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Gospel reflection

September 18, 2016: Twenty-fifth Sunday in Ordinary Time

Sister Teresa Costello gives a neck and back massage to Sister Eileen Clare Goetzen at Providence Health Care at Saint Mary-of-the-Woods.

(Read more about the Sisters of Providence in Ministry stories here.)

Jesus said to his disciples,
“A rich man had a steward who was reported to him for squandering his property. He summoned him and said, ‘What is this I hear about you? Prepare a full account of your stewardship, because you can no longer be my steward.’
The steward said to himself, ‘What shall I do, now that my master is taking the position of steward away from me? I am not strong enough to dig and I am ashamed to beg. I know what I shall do so that, when I am removed from the stewardship, they may welcome me into their homes.’ He called in his master’s debtors one by one.
To the first he said,
‘How much do you owe my master?’ He replied, ‘One hundred measures of olive oil.’ He said to him, ‘Here is your promissory note. Sit down and quickly write one for fifty.’
Then to another the steward said, ‘And you, how much do you owe?’ He replied, ‘One hundred kors of wheat.’ The steward said to him, ‘Here is your promissory note; write one for eighty.’
And the master commended that dishonest steward for acting  prudently.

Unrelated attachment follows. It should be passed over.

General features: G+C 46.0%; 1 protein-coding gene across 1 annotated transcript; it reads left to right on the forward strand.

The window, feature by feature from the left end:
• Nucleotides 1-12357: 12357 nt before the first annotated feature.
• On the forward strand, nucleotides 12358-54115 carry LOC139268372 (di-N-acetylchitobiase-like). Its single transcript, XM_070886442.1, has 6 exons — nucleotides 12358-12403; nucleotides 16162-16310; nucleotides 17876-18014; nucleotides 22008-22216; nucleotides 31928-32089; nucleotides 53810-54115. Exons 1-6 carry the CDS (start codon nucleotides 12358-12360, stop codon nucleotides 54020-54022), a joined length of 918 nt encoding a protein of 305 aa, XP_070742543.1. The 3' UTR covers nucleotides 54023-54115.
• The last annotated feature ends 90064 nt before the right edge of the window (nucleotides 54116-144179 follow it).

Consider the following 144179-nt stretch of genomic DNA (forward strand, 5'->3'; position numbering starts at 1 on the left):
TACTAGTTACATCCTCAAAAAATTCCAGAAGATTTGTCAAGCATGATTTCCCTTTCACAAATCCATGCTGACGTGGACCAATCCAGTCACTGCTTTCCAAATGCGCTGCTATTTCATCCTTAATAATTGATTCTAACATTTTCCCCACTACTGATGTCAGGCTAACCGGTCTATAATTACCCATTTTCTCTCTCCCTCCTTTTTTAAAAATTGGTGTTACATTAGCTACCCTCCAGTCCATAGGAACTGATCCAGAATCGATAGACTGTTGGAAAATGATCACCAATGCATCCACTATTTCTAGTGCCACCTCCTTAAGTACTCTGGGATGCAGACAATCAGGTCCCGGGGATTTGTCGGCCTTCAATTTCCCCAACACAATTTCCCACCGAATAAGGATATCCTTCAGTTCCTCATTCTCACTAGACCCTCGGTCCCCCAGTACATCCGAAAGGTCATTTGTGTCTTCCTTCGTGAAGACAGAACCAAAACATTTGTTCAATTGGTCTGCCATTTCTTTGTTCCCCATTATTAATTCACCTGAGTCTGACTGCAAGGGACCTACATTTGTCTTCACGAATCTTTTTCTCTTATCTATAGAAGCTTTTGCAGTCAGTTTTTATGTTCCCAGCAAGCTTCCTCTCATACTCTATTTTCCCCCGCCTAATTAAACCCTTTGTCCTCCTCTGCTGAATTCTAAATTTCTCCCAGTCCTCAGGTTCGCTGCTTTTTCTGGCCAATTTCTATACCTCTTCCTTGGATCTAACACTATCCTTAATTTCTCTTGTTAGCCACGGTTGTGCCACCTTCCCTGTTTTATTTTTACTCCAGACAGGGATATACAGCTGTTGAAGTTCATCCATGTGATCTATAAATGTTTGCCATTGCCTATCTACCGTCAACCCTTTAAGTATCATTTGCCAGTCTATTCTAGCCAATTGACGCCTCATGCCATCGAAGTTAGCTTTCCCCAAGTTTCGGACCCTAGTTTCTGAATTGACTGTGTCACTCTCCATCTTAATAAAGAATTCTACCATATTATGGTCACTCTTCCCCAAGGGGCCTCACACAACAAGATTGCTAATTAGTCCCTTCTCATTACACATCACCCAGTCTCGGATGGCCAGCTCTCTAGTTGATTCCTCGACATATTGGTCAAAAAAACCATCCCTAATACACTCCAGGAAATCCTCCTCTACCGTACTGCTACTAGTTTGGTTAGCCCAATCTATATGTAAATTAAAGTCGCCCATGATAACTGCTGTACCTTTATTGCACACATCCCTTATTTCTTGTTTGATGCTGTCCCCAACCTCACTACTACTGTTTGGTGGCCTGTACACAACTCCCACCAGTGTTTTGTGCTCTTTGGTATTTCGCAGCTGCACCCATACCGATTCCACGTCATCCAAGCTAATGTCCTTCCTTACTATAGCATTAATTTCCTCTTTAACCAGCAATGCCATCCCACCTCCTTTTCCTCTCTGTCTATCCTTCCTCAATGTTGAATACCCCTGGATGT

“For the children of this world are more prudent in dealing with their own generation than are the children of light.
I tell you, make friends for yourselves with dishonest wealth, so that when it fails, you will be welcomed into eternal dwellings. The person who is trustworthy in very small matters is also trustworthy in great ones; and the person who is dishonest in very small matters is also dishonest in great ones. If, therefore, you are not trustworthy with dishonest wealth, who will trust you with true wealth? If you are not trustworthy with what belongs to another, who will give you what is yours?
No servant can serve two masters. He will either hate one and love the other, or be devoted to one and despise the other.
You cannot serve both God and mammon.” (Luke 16:1-13)


The unjust servant in today’s gospel, wasted his time and abilities seeking what made his life comfortable and easy. Instead of fulfilling his duties as the master’s steward, he was caught up in his own greed. We see the same scenario played out in our communities and our world today. The poor and marginalized are forgotten, and dismissed, and the majority of our societies have become apathetic to the huge gap that is created. God has called each one of us to be good stewards, of our earth and of its people, entrusting us to care for all.


How are we good stewards? What are some of the steps we could take in becoming more aware of those who are living in poverty, or on the margins of our society? What might be our response?

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Connie Schnapf

Providence Associate Connie Schnapf is a wife, mother and grandmother. She worked for nearly 30 years as a parish director of religious education. She currently works part time at WNIN Public Radio and TV as their receptionist and continues to offer spiritual direction to others. Connie and her husband live in Newburgh, Indiana.

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